Building retaining walls for a raised patio begins with knowing the dimensions of your patio and where exactly your retaining wall should land to provide the layout for your pavers. If you are unconcerned about the final look in terms of cuts for your raised patio pavers, then you do not need to be as concerned about this. However, we measure the exact dimensions of our raised patio based on the pavers we are laying and where our final caps of our retaining wall will land and ensure our retaining wall is built according to this. You also want to ensure that you are hitting the exact elevation of the raised patio. We measure where we want that to be and prepare our first block course from this, understanding the height of our blocks, how many courses of block there will be, and the height of our caps as these are usually a different height compared to the wall blocks.
We use a string line to map this out and ensure our retaining wall is level and begin to screed and lay our base course. As we build up our retaining wall, we will add geogrid every 4 to 8. Uniaxial is a typical geogrid that is installed in our retaining walls. This provides strength in one direction. However, in a raised patio we want strength in both directions so we opt for a biaxial geogrid and install it throughout the entire raised patio. This helps to tie everything in together and stabilize the base material of our raised patio.
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Does A Hot Tub Have To Sit On Concrete
No is the short answer.
In fact, 2 of the 4 hot tubs I have owned were not placed on concrete, including the one I have now, which sits on my deck .
Concrete is, however, the most stable of the options. Its also easy to ensure that its level, and theres no denying its ability to support the weight of a large hot tub crammed full of people.
But if concrete is too expensive, or theres not an easy way to get a concrete truck to the area you want the hot tub in, here is what you need to consider:
I mentioned spa pads there, which you may not have heard of.
Basically, those would take the place of pavers or concrete and are far less costly. You would start by using a shovel to get a patch of ground level. Then add fine gravel or sand and place the spa pad on top.
It may be plastic, but it can take the weight! And unlike loading up 60 or so stone pavers into your car from Home Depot, these things only weigh 15 pounds total for an 8×8 pad, delivered to your door for free from Amazon!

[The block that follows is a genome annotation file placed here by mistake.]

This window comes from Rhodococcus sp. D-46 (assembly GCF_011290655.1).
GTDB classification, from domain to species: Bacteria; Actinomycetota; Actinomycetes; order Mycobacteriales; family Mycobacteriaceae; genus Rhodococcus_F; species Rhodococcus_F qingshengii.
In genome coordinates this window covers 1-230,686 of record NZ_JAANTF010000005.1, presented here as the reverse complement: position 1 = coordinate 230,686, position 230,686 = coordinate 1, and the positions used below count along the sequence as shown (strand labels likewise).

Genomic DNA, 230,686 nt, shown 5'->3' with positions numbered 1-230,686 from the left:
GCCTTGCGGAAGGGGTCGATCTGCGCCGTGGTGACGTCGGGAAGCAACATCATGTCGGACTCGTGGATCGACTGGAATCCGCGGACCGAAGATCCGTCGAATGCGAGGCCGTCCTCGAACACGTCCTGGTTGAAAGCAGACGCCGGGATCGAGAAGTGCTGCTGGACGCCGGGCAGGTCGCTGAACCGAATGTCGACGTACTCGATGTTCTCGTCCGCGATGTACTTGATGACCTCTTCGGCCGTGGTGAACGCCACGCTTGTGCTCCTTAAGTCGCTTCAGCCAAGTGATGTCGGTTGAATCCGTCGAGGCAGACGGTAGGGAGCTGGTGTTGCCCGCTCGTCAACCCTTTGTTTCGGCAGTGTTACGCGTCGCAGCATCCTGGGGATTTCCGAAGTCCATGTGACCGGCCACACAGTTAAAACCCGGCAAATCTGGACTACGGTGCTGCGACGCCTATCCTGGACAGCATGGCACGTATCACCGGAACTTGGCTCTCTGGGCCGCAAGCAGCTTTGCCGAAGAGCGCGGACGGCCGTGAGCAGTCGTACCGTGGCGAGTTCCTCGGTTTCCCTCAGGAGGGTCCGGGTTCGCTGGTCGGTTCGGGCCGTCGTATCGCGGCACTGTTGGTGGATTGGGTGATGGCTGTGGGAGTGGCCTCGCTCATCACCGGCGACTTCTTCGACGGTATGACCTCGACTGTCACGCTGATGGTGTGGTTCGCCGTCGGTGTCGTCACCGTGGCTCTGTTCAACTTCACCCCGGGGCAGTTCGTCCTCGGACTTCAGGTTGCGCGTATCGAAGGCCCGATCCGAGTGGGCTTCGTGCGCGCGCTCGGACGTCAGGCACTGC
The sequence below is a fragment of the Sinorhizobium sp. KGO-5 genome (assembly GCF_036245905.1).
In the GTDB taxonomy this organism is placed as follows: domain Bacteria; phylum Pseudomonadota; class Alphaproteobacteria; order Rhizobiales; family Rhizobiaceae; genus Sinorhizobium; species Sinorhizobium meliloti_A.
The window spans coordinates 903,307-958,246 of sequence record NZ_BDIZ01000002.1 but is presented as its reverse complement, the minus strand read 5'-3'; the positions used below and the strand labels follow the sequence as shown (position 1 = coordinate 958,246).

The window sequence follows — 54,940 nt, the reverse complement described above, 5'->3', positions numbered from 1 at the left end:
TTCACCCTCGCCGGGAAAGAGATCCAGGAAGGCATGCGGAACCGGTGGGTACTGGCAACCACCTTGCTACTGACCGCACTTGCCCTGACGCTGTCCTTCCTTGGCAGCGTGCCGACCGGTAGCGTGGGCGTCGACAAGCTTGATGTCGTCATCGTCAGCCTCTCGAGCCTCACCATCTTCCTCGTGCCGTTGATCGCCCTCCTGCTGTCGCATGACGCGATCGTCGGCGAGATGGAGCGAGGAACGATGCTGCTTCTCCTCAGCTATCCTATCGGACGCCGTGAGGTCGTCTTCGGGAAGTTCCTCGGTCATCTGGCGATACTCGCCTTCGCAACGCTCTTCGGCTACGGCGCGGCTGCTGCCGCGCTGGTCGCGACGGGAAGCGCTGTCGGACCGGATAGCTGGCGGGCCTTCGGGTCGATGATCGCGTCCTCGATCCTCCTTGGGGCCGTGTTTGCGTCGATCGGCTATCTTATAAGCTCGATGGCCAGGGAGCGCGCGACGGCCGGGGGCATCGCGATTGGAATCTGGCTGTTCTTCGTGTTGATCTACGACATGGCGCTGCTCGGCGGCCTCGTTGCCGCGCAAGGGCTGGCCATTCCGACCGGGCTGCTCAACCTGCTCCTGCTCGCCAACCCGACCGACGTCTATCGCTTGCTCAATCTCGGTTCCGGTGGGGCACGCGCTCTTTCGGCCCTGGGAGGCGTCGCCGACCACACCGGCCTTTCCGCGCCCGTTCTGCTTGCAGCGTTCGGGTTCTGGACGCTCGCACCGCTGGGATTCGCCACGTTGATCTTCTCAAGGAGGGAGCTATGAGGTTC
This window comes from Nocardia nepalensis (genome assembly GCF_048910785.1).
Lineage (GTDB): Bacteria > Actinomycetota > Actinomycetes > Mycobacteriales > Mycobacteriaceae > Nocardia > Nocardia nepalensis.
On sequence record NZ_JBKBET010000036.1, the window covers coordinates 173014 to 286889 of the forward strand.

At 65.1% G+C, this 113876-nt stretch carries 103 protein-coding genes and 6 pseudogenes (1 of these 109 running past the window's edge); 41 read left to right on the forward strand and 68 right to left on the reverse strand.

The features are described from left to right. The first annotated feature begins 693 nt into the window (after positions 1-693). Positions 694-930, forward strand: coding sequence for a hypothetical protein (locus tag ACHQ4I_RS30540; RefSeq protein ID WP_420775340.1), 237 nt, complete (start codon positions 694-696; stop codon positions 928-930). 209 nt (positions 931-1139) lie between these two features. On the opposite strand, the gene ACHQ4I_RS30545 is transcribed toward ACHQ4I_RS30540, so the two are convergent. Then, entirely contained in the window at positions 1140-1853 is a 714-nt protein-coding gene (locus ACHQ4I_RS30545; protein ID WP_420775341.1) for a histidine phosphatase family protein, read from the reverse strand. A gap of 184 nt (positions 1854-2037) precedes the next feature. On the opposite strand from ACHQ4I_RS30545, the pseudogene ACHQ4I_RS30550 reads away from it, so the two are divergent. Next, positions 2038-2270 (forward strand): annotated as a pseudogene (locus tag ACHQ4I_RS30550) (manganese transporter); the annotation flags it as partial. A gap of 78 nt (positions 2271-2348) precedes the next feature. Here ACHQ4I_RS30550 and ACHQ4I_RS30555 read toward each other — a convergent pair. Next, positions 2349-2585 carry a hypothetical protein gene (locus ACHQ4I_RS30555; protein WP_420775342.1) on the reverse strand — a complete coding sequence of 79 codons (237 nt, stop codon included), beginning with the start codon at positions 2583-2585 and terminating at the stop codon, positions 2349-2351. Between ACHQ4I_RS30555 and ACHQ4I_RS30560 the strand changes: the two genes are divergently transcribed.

to see my pick on Amazon.
As long as the surface is uniform, solid, level, and can support the weight of the hot tub, you have lots of options.
Not sure how to calculate the weight of your hot tub?
Fixing A Patio With An Improper Slope
If your patio has a problem with standing water, its possible you may have an improper slope.
Dont worry just yet, several solutions are available to fix your problem. However, dont get your hopes up! Its very possible the only fix is to demolish the existing setup and start over. It boils down to how flat your current patio is.
In a perfect world, your patio would have been constructed with ¼ inch of slope per foot of length. If this is not the case, it can cause terrible problems and possibly damage the foundation of your house.
One way to correct this problem is by adding a drain.
The drain should be placed close to where the standing water is collecting. You can mark this location and use a jackhammer to dig up the pavement. Once the concrete is removed, you will dig a trench until it can hold a two-inch layer of sand and the drain channel.
The sand should be sloped away from the house at the rate of one inch per 20 feet. Once you lay the drain channel in the sand, you can cover the drain with a gate.
Although you can add a drain to an improperly sloped patio, the best way to handle this is to make sure that the patio is sloped correctly when it is built. If you have a concrete pad for your patio, you can actually fix it.
If there are no cracks in the concrete slab, you can pour concrete right over it and slope it properly. However, if you have pavers or stamped concrete, you might have a more difficult time.
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Patio Heater Versus Fire Pit: Which Is Better
Technically speaking, a fire pit can be a kind of patio heater. However, many people want to weigh a typical fire pit against a patio heater when making a decision, as they serve different primary and aesthetic functions.
|Patio heaters are typically used only for heating.||Fire pits may also be used as a light source or for cooking on.|
Preparing The Base For Your Raised Patio
Preparing the base for any project begins with the subsoil. We need to ensure that we achieve proper compaction of the subgrade in order to move on to the base of our raised patio, especially if it was disturbed during the excavation process. With our clay soils, we typically will spread a thin layer of 3/4 angular clean stone or ASTM #57 with a dusting of Portland cement throughout the subsoil and compact it using a heavy reversible compactor or a ramming compactor. These two pieces of equipment provide sufficient compaction of clay subsoils. If your subsoil is sandy, you can use a plate or reversible compactor to achieve compaction. You do not want to over-compact, as this will decrease the water penetration of the subgrade. Two passes perpendicular to one another is generally good for this step with a minimally disturbed subgrade.